Spring simplicity

It really isn't officially spring until I've snapped the bottoms off of the season's first asparagus and rolled them across the hot grill. Radishes, rhubarb, halibut, and a chilled rosé: these simple flavors set my expectations for the warmth that is to come and yank me out of winter's stupor of starch and heft. 

We trekked toward the sunshine last Saturday intent on foraging for the ingredients that launch our seasonal tasks. We required tomato and pepper plants, flowers, potting soil, and a grand assortment of herbs to plant. Across Minnesota millions of others had the same plan. We assembled en masse at the farmers market, the nursery, the hardware store, and Costco; merging with swarms of happy people lugging pots of bright peonies and phlox and finding our place in a line a block long, I heard a woman tell the man next to her, "It is a good thing that everyone is happy when they buy flowers."

T carefully balanced a tray loaded with tiny cartons of basil, sage, and tarragon while I toted bouquets of green onions, asparagus, and rhubarb. Our small car groaned with the weight of several 55-pound bags of potting soil and the bounty of our spring shopping spree.

At home I spread the edible loot across the butcher block and set to work on a rhubarb simple syrup while T travailed in the yard, mowing the lawn and raking unidentifiable foliage. Eventually we connected in the backyard and started filling pots with soil and green promises. When it was time for happy hour, we collapsed with relief from a job well done and opened a bottle of pink Pinot noir.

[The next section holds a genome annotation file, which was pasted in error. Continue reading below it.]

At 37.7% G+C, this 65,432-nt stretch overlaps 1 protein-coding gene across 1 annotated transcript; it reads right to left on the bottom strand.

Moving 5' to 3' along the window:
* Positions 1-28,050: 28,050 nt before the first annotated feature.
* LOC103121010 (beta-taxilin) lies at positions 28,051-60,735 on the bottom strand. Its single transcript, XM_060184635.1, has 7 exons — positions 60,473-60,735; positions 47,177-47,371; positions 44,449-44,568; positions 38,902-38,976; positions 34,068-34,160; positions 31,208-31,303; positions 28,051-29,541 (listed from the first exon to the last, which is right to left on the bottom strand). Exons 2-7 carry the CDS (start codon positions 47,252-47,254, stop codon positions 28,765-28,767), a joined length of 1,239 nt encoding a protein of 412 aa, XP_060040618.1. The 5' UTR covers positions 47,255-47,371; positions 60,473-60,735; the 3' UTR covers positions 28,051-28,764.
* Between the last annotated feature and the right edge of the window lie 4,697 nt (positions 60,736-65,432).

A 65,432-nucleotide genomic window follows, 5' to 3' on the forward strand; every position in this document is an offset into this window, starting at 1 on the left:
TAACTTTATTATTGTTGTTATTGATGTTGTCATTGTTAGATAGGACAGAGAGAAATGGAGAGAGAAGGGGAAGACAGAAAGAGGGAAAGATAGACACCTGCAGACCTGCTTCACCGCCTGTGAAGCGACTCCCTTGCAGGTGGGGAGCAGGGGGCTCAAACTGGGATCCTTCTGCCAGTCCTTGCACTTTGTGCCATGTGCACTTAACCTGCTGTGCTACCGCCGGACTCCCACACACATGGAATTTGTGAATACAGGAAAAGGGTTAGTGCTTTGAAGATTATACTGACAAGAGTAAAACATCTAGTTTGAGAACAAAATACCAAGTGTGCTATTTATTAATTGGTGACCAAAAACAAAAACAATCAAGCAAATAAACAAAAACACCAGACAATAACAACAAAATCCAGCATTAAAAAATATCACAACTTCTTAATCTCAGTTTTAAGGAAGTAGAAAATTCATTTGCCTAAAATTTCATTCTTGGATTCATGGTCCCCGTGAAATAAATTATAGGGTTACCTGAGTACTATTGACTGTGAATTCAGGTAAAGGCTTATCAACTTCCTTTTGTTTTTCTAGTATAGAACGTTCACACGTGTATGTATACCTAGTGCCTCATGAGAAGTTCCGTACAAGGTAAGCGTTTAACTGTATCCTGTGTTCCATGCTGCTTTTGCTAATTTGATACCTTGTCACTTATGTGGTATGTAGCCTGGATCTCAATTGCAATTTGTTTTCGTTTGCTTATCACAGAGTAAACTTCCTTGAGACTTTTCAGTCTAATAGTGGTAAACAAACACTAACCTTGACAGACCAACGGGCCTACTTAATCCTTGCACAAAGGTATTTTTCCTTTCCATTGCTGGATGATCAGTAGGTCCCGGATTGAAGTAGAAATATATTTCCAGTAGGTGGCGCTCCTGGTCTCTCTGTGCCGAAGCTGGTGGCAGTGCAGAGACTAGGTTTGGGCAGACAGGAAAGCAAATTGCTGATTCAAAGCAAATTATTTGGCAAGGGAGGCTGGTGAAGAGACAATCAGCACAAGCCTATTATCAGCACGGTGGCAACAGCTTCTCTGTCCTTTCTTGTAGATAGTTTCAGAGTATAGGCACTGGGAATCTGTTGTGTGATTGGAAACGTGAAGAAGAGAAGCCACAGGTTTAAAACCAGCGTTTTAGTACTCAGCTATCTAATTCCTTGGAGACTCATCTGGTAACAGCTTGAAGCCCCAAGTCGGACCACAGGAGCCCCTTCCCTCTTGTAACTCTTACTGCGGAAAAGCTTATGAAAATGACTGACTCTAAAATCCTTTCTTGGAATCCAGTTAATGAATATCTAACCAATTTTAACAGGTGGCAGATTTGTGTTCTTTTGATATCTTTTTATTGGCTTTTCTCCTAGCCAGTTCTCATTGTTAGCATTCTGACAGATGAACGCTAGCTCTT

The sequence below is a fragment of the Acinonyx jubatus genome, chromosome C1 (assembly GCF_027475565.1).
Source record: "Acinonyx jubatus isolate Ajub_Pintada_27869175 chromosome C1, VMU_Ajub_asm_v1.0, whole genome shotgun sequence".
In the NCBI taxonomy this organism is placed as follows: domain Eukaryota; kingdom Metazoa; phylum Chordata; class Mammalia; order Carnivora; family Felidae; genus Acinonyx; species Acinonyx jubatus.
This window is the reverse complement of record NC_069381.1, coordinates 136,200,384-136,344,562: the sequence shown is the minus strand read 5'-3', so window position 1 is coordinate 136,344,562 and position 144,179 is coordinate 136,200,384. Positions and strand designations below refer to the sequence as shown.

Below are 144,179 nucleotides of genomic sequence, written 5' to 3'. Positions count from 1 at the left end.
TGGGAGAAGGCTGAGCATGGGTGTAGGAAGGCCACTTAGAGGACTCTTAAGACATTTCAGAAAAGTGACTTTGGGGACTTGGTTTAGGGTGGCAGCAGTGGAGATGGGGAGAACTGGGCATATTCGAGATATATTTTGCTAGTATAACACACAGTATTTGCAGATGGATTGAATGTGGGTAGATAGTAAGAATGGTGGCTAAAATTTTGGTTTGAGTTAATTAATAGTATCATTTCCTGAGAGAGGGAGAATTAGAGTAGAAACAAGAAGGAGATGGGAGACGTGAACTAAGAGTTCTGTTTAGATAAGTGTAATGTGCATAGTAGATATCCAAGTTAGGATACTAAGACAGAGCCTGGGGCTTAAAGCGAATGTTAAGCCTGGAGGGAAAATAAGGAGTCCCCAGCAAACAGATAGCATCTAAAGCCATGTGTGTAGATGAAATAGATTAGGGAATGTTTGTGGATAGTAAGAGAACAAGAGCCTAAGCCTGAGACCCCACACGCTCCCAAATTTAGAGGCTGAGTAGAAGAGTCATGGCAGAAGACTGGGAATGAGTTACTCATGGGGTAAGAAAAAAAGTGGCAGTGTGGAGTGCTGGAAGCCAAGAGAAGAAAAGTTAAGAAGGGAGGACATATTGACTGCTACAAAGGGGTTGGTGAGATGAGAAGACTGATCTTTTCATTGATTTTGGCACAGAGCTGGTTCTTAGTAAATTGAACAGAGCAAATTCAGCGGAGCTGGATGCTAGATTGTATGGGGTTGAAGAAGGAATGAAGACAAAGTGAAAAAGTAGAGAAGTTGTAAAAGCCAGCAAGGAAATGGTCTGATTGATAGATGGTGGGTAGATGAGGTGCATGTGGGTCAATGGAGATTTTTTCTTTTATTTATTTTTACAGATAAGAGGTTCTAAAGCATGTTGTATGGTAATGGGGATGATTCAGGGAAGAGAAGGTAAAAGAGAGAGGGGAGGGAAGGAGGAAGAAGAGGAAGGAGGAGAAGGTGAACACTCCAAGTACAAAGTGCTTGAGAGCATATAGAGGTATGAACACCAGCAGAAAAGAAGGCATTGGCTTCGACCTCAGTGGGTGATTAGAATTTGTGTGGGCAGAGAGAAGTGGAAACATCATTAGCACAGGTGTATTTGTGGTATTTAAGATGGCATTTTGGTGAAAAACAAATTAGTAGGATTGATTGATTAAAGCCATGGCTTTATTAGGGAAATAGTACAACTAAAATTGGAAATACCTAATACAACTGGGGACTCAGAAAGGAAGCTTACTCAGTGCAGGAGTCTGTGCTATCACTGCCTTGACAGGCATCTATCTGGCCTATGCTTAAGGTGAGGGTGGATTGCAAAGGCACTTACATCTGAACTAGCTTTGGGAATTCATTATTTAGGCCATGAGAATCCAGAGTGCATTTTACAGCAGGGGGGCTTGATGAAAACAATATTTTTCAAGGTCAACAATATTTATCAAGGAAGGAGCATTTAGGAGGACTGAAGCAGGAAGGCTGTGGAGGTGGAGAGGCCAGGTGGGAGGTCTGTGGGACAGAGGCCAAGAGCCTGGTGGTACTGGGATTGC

Rhubarb Simple Syrup
4 cups rhubarb, chopped
2 cups sugar

Place rhubarb and sugar in large stock pot and cover with water. Simmer 30 to 60 minutes. Use immersion blender to puree. Strain through wire mesh colander, pushing solids against mesh to extract liquid, and discard solids. Chill in glass jars.

Use rhubarb syrup in mixed drinks with soda water, and in cocktails. Add to vinaigrette and BBQ sauce.


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